The fingers 66 of the hose routing bracket, which may be curved as shown in FIG. 2, to partly'conform to the outer diameter of the hose 32, prior to assembly thereon, extend outward from-the leg 62b of the web portion 62 and form therewith, in effect, a split hose clamp collar adapted to receive the hose 32. To assemble the hose 32 to the split hose clamp collar, the hose is bent to the position shown in FIG. 4 and inserted between the fingers 66 of the hose routing bracket after which the fingers 66 are crimped together to engage the hose to securely lock the hose to the hose routing bracket 60 in the desired departure angle from the banjo fitting 40. This departure angle, as previously described, is established by the hose routing bracket connection as determined by the guide flats 52 thereon and by the angle established by the pre-bent web portion 62 of the hose routing bracket.
With this arrangement, although the hose itself is tightly routed in its departure path from the banjo fitting 40, ozone cover checking is not a problem because the integral hose routing bracket 60 as fixed to the banjo fitting and to the hose does not permit the hose to flex.
It is to be realized that'although the hose routing bracket 60 is illustrated as being used with a banjo fitting in the hose assembly shown, it is to be realized that it could be used with any suitable type hose fitting, either male or female, it only being necessary that such a fitting be provided with suitable orientation guides thereon which may be similar to that described on fit-.
ting 34 so that it can only properly mate with its associated element in one direction and with suitable orientation or guide flats, similar to the flats 52 of banjo fitting 40 to receive the fingers 64 of bracket 60.
What is claimed is:
l. A hose assembly including a hose fitting having a first end including means to be inserted into and crimped to an end of a flexible hose, a second end having at least one orientation mounting surface thereon and an intermediate portion with at least one guide surface means thereon in a predetermined angular relationship to said mounting surface, a flexible hose connected at one end to said first end of said hose fitting and, a rigid pre-bent hose routing bracket having one end aligned by said guide surface means relative to said orientation mounting surface and secured to said hose fitting at said intermediate portion and having its opposite end secured to said flexible hose, said flexible hose being retained bent adjacent to said end of said hose secured to said fitting by said hose routing bracket.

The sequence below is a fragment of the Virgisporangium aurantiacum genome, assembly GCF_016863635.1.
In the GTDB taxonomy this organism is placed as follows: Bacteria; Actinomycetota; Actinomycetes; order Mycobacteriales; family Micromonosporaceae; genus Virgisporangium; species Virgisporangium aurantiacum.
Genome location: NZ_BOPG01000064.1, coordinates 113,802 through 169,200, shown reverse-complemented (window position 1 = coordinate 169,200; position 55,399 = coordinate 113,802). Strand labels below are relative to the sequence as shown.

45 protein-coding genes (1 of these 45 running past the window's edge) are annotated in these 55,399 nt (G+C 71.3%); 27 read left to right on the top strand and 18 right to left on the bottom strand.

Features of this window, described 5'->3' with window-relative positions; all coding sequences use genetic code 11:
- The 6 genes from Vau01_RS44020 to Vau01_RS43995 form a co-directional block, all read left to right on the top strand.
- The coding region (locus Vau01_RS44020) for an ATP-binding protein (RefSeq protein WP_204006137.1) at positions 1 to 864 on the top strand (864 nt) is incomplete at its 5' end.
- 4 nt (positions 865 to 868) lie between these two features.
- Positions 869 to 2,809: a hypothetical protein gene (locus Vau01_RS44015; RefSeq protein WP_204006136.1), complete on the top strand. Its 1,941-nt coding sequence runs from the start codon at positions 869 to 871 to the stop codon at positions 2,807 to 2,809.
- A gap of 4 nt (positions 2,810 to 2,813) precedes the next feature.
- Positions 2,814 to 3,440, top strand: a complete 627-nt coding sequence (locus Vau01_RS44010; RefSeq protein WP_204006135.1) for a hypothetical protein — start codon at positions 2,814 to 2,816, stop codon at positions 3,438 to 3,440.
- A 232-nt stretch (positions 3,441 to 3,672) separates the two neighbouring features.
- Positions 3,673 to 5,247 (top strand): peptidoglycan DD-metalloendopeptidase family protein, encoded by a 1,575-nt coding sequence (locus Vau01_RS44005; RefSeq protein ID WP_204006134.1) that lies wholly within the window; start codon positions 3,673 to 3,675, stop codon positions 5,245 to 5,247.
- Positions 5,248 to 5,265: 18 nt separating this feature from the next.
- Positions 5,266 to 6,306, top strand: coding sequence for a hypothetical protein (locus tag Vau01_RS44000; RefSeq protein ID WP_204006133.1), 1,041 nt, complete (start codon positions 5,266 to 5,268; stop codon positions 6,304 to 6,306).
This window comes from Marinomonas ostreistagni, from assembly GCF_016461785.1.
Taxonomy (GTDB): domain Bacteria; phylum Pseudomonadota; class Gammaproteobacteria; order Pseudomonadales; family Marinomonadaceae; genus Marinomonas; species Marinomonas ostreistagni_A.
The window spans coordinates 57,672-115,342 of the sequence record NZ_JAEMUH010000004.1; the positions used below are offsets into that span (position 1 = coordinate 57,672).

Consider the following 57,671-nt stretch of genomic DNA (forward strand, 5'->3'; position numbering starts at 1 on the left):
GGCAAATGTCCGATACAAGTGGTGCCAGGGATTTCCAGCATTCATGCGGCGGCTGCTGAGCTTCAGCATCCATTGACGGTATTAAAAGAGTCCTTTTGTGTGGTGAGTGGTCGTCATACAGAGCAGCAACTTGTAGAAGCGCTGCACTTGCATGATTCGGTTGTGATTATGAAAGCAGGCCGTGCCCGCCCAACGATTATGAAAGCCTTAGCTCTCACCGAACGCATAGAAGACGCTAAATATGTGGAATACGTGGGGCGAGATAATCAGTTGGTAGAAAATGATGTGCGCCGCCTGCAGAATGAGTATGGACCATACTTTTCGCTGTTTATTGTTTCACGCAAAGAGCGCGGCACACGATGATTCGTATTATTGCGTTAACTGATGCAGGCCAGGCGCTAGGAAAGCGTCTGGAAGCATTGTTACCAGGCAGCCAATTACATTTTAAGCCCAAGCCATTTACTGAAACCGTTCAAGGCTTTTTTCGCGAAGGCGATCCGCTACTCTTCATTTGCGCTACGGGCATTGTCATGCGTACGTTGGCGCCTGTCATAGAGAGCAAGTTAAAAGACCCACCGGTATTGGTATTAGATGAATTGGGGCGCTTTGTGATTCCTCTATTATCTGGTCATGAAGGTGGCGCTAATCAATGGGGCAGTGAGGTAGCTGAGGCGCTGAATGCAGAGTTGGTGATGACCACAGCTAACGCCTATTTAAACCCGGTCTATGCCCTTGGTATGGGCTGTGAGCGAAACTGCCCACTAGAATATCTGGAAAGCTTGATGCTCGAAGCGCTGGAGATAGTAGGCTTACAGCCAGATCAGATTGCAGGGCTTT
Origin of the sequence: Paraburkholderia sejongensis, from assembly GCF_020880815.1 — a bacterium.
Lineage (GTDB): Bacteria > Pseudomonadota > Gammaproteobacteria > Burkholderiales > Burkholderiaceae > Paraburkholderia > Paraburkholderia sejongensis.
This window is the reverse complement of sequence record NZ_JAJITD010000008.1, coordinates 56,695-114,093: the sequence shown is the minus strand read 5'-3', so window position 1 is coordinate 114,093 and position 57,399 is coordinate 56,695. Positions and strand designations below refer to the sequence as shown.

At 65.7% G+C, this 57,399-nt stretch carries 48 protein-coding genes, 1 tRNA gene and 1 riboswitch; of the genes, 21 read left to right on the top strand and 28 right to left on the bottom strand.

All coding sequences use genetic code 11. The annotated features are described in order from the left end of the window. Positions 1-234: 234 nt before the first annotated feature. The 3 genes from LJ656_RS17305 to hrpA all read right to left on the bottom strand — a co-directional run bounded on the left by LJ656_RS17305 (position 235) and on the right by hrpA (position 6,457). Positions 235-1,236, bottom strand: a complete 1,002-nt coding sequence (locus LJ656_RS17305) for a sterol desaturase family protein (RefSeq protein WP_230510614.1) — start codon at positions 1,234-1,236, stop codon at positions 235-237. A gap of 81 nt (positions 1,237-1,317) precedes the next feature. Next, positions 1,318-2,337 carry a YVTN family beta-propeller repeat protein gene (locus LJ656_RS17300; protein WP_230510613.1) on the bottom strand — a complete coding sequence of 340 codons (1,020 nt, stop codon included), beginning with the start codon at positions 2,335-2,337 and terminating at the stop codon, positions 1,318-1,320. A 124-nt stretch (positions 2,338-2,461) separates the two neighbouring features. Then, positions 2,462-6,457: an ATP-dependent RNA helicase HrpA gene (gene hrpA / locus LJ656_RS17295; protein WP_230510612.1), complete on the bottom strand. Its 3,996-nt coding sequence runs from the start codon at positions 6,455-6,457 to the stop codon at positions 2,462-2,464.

2. A hose assembly according to claim 1 wherein said guide surface means of said hose fitting includes two parallel guide flats on opposite sides of said intermediate portion and wherein said hose routing bracket includes a central web portion having one end portion thereof bent relative to the other end portion thereof, a set of fingers at one end and integral with the web fixed to and aligned by said parallel guide flats on said intermediate portion of said hose fitting and another set of fingers at the opposite end of said web integral therewith encircling said hose and crimped thereto.
3. A hose assembly including a-hose fitting having at one end thereof a block portion with parallel opposed mounting surfaces thereon and a through bore extending between said surfaces and at its opposite end a sleeve with a shank portion therebetween, said shank portion having an aperture therethrough to said bore, an eyelet coaxially disposed with respect to said sleeve and having a passage therethrough in communication with said aperture, said shank portion having at least one guide surface means on the exterior thereof in a predetermined position relative to said mounting surfaces, a flexible hose having one end encircling said eyelet and compressibly encircled by said sleeve and, a rigid hose routing bracket pre-bent intermediate its ends and having one end aligned by said guide surface means and secured to said shank portion and having its opposite end secured to said flexible hose, said hose being bent to conform to the bend in said hose routing bracket.
4. A hose assembly according to claim 3 wherein said hose routing bracket includes a pre-bent web portion, a set of fingers at one end integral with the web portion fixed to and aligned by said guide surface means on said shank portion and a second set of fingers at the opposite end of said web integral therewith crimped into encircling engagement with said hose.
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|U.S. Classification||138/110, 248/74.1, 138/106|